extreme southern portions of the St. Lawrence Valley could see a
quarter to a third of an inch with much of southern Vermont seeing a
tenth of an inch or less of rain. For central and northern Vermont,
little to no rainfall is expected. The backdoor cold front
ultimately wins out with precipitation pivoting across central New
York before ultimately sinking back to the southeast. Overall, no
impacts are expected from the occluded front with most locations not
expected to receive a much needed rainfall.


As of 251 PM EDT Saturday...Trends in the data suggest upstream upper
low will want to trend more south and east instead of due east
during the Monday through Monday night time period. This should help
to limit the precipitation potential over the area, with parts of
northern New York and southern Vermont, generally seeing
probabilities in the 15 to 30 percent range. Precipitation amounts
will generally be less than a tenth of an inch. Over the remainder
of the area dry weather is expected. Look for a bit more cloud cover
during the period. Highs on Monday will be in the mid 50s to lower
60s and lows Monday night in the upper 30s to mid 40s.


As of 251 PM EDT Saturday...The upper low discussed in the short term
period will continue on its southeast trajectory and continue to
focus the best precipitation threat over parts of northern New York
and the southern half of Vermont. Will continue the idea of slight
chance to chance precipitation probabilities with most locations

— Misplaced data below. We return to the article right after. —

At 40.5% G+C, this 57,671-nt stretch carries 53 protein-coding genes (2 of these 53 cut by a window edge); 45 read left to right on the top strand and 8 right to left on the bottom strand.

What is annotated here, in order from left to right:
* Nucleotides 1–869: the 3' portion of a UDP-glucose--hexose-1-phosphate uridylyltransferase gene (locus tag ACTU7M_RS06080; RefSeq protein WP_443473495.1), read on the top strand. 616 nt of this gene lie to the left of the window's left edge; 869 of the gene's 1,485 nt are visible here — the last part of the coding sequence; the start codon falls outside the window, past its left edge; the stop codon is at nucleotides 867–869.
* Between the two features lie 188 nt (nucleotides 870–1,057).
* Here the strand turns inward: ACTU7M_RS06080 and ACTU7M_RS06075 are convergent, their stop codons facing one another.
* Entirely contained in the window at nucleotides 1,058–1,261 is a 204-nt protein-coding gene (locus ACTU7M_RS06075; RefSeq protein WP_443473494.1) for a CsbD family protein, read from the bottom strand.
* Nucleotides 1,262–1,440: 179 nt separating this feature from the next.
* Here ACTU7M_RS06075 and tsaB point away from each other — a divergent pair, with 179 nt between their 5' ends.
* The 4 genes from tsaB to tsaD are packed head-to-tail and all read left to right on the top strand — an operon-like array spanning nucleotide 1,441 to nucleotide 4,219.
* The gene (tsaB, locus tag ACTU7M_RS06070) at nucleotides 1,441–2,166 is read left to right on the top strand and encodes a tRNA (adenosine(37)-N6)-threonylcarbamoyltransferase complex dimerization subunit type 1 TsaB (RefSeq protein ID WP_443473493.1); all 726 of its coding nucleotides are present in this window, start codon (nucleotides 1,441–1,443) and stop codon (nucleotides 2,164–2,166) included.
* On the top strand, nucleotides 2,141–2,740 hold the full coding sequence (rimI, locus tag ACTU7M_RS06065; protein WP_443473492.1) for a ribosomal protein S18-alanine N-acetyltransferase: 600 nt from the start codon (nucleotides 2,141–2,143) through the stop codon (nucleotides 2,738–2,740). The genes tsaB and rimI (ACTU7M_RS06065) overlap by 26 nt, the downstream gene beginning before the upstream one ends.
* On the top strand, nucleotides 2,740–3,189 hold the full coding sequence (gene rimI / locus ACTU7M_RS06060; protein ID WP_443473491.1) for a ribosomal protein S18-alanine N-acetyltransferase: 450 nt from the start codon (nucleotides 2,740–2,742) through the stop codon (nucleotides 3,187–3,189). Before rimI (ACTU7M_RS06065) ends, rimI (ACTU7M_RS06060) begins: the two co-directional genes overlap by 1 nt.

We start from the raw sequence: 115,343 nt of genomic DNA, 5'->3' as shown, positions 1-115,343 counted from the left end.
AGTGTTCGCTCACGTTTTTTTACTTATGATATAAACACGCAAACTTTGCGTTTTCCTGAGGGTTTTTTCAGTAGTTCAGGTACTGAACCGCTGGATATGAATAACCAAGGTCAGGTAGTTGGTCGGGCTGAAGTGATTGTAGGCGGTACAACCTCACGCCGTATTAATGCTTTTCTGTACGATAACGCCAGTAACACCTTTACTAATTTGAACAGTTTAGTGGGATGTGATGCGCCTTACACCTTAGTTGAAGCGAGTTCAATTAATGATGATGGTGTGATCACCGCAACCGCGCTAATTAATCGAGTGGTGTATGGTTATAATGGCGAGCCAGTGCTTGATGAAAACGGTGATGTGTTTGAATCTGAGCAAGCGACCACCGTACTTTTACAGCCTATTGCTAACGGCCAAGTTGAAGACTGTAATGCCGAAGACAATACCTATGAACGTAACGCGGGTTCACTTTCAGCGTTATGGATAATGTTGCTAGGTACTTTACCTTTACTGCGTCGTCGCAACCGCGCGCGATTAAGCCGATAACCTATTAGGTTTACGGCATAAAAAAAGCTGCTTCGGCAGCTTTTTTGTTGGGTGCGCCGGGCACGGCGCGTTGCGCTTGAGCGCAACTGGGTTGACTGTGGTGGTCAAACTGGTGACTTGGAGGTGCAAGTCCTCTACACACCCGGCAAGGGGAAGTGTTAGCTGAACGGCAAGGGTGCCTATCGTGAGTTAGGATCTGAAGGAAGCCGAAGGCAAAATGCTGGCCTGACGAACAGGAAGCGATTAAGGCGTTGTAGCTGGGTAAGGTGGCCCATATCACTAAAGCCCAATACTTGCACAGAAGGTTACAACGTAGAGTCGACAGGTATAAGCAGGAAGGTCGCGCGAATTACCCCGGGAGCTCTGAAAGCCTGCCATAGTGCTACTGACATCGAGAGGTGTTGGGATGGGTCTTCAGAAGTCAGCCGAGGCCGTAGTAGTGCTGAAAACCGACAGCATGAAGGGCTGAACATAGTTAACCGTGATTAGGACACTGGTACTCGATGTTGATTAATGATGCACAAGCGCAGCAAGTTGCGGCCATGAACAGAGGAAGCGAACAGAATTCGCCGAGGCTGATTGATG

picking up less than a quarter inch of rain. Upper ridge builds into
the region later on Wednesday and persists over the area right
through the end of the week. This will bring dry weather to the
region and a continuation of above normal temperatures with highs
generally about 10 degrees above normal for this time of year.


Through 00Z Monday...Mainly VFR with high clouds at or above
15000ft agl for the most part. Tricky forecast for wind
direction, with several competing influences for the next 12
hours. Towards 12Z, a transition towards east to southeast
winds will be likely, and after 15Z wind speeds increase to 7 to
12 knots, gusting at KRUT up to 20 knots at times. For KPBG and
KMPV, low-level stratus should develop off east flow, bringing
ceilings towards 1500-2500ft AGL between 11Z-14Z. Beyond 18Z,
frontal system approaches from the southwest, but will be slow
to move into our region with scattered shower activity and
ceilings 4000-5000ft AGL. VCSH mentioned at KMSS, KSLK, and KRUT
for this. The front continues to impact the region beyond 00Z


Sunday Night: VFR. Chance SHRA.
Monday: Mainly VFR, with local MVFR possible. Slight chance SHRA.
Monday Night: Mainly VFR, with local MVFR possible. Slight chance
Tuesday: Mainly VFR, with local MVFR possible. Slight chance
Tuesday Night: Mainly VFR, with local MVFR possible. Slight
chance SHRA.
Wednesday: Mainly VFR, with areas MVFR possible. Slight chance
Wednesday Night: VFR. NO SIG WX.
Thursday: VFR. NO SIG WX.




NEAR TERM...Clay/Taber
SHORT TERM...Evenson
LONG TERM...Evenson

Current Radar Loop: